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If you've finally gotten tired of reading the best space Westerns, turn nowhere else but to the beauty of a disembodied utopian society, which has been displayed in various works and genres throughout the years. A utopia is kind of like a social experiment, a place or community usually gated off from the outside world, wherein life is set to the highest of qualities by its citizenry, their governing rules, and the system by which they operate on a day to day basis. Some even consider America as an utopian experiment, but I think that's pushing it.
While some might be placed in the distant future, others are strikingly not so far off. Some are even set within the confines of space. Not every utopian society is as perfect or as beautiful as they may seem, which is what the following best utopian science fiction books seem to prove beyond a doubt.
Woman on the Edge of Time by Marge Piercy
Marge Priercy's Woman on the Edge of Time is a feminist classic, as well as being one of the best utopian science fiction books for its direct challenge of male and American perspectives.
The novel follows Connie Ramos in 1970, as she's constantly and unlawfully jailed for crimes she has not committed. While everyone wants to believe she's lost her mind, Connie has actually learned of a resourceful and powerful tool she alone commands: communication with the year 2137.
The Dispossessed by Ursula K. Le Guin
Detailing the effects following human kind's moving beyond earth, The Dispossessed portrays a brilliant physicist by the name of Shevek, who travels to Urras in search of finding, clarity, and overall refreshment from the isolated lives on his home world.
Packed with a multitude of symbolism and sci-fi tropes, Le Guin's timeless tale gives us exemplary insight into the nature of life, the complex structures associated with building it, in addition to the multiplicity of variables that may or may not keep it moving. The Dispossessed dares to see itself as a realistic image of the future, as we escape from Earth for a deeper meaning within the cosmos.
New York 2140 by Kim Stanley Robinson
Featured in a New Republic article titled "The New Utopians," Kim Stanley Robinson is identified as the contemporary science fiction genius, offering many different tales, like his color-coded Mars series, making this not only one of the best utopian science fiction books, but an overall best among upcoming titles in the genre.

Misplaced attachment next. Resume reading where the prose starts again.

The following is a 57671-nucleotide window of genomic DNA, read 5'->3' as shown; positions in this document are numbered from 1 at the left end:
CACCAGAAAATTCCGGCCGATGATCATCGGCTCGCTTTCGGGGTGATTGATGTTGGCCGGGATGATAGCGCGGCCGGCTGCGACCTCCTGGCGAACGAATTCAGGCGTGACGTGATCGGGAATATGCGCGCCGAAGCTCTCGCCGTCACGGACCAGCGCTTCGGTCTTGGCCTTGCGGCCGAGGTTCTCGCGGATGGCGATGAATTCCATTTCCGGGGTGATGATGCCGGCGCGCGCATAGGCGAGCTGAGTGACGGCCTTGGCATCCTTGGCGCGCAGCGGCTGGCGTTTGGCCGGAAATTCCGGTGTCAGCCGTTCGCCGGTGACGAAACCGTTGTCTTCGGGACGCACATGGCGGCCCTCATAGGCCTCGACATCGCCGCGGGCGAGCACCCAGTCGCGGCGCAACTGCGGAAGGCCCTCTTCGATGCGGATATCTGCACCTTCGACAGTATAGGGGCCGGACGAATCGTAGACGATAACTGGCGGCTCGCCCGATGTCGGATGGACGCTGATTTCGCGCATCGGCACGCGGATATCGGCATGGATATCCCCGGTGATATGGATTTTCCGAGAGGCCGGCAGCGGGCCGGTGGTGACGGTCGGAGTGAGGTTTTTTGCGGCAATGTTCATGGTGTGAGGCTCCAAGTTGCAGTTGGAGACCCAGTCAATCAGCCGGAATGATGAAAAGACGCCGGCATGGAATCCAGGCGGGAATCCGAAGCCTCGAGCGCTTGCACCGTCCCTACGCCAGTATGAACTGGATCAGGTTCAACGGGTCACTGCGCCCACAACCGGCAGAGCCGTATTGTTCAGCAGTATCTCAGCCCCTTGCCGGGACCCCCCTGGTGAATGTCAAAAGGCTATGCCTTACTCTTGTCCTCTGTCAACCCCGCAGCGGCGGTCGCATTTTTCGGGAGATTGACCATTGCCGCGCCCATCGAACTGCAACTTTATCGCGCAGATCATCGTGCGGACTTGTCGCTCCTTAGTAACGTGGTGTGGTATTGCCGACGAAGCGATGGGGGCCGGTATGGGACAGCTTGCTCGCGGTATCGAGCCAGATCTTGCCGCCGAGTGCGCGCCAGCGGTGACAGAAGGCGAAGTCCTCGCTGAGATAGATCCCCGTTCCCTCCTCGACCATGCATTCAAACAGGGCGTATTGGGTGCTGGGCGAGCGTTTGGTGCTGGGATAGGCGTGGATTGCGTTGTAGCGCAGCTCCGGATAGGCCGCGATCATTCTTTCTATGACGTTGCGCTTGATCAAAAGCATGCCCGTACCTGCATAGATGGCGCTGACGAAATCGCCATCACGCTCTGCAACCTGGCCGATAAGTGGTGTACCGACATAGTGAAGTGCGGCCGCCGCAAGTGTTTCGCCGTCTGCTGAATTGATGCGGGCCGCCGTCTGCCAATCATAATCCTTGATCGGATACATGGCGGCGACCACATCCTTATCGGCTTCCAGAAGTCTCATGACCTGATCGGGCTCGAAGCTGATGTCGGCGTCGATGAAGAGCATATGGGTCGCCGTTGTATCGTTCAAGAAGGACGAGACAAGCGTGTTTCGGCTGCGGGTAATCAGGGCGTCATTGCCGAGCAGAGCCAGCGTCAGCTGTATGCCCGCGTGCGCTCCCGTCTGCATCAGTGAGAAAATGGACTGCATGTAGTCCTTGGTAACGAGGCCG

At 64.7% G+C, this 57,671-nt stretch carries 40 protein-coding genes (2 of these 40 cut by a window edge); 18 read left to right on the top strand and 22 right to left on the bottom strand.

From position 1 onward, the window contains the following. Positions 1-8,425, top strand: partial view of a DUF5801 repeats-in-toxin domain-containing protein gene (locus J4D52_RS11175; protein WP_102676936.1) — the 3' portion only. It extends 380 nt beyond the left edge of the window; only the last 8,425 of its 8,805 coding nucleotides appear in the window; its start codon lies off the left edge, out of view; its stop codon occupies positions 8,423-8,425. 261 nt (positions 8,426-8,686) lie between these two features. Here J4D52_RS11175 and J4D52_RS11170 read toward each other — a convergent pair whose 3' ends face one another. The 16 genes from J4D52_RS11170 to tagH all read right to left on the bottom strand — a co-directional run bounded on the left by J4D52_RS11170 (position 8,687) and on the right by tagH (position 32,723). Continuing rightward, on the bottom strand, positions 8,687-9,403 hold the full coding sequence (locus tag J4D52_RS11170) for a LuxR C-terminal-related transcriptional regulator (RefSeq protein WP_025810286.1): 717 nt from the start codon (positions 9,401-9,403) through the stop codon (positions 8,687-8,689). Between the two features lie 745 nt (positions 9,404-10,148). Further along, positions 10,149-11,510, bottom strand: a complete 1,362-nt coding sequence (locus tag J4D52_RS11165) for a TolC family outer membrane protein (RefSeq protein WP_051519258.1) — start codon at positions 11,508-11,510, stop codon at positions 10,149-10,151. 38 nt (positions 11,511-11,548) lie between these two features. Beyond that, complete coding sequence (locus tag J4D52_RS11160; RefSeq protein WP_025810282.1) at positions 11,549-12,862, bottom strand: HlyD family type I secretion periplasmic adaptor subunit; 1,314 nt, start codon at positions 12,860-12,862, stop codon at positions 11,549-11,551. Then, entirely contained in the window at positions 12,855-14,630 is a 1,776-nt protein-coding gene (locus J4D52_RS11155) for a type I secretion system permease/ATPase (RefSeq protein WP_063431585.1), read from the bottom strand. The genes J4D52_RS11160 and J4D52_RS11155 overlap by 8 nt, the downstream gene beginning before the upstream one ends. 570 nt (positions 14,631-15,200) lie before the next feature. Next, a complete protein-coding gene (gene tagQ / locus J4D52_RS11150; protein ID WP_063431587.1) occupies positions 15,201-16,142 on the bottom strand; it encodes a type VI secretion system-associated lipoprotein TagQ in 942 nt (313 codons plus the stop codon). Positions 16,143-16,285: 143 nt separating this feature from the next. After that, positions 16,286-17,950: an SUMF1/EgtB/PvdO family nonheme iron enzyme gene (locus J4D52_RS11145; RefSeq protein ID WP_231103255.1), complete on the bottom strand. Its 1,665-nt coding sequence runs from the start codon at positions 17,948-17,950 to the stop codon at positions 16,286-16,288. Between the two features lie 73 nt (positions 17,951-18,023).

New York 2140, however, takes a slight turn from space adventure, yet keeps those much needed futuristic details and makes a final stop at the utopian section, where one building in Madison Square struggles to survive amid a flooded New York City.
Childhood's End by Arthur C. Clark
Written by another king in the sci-fi genre, Childhood's End is a story about growing up after an all-out alien invasion that puts Earth into a utopia, changing the very culture and humanity of the entire planet.
Clarke's novel is one of the best utopian science fiction books, since it lightly challenges modern society and makes us see the ways in which we live as qualities for being human.
Player of Games by Iain M. Banks
Iain M. Banks, a king among sci-fi writers, gives us one of the best utopian science fiction books with The Player of Games, which is his second publication in the The Culture series.
The Player of Games describes Jernau Gurgeh, an exceptional board game player who becomes bored of his everyday mundane life in Chirak Orbital. As he travels space in search of something worthwhile, he stumbles upon the Empire of Azad, a planet where a lifelike and very complex board game is being developed. Jernau is not worried he'll lose, he's just unsure how he'll do against players who have studied the game their entire lives.
Looking Backward by Edward Bellamy
Looking Backward is an interesting take on the utopian sci-fi genre, because it paints a well-crafted plot with even more interesting characters, all of whom intersect in many different, yet wonderful ways.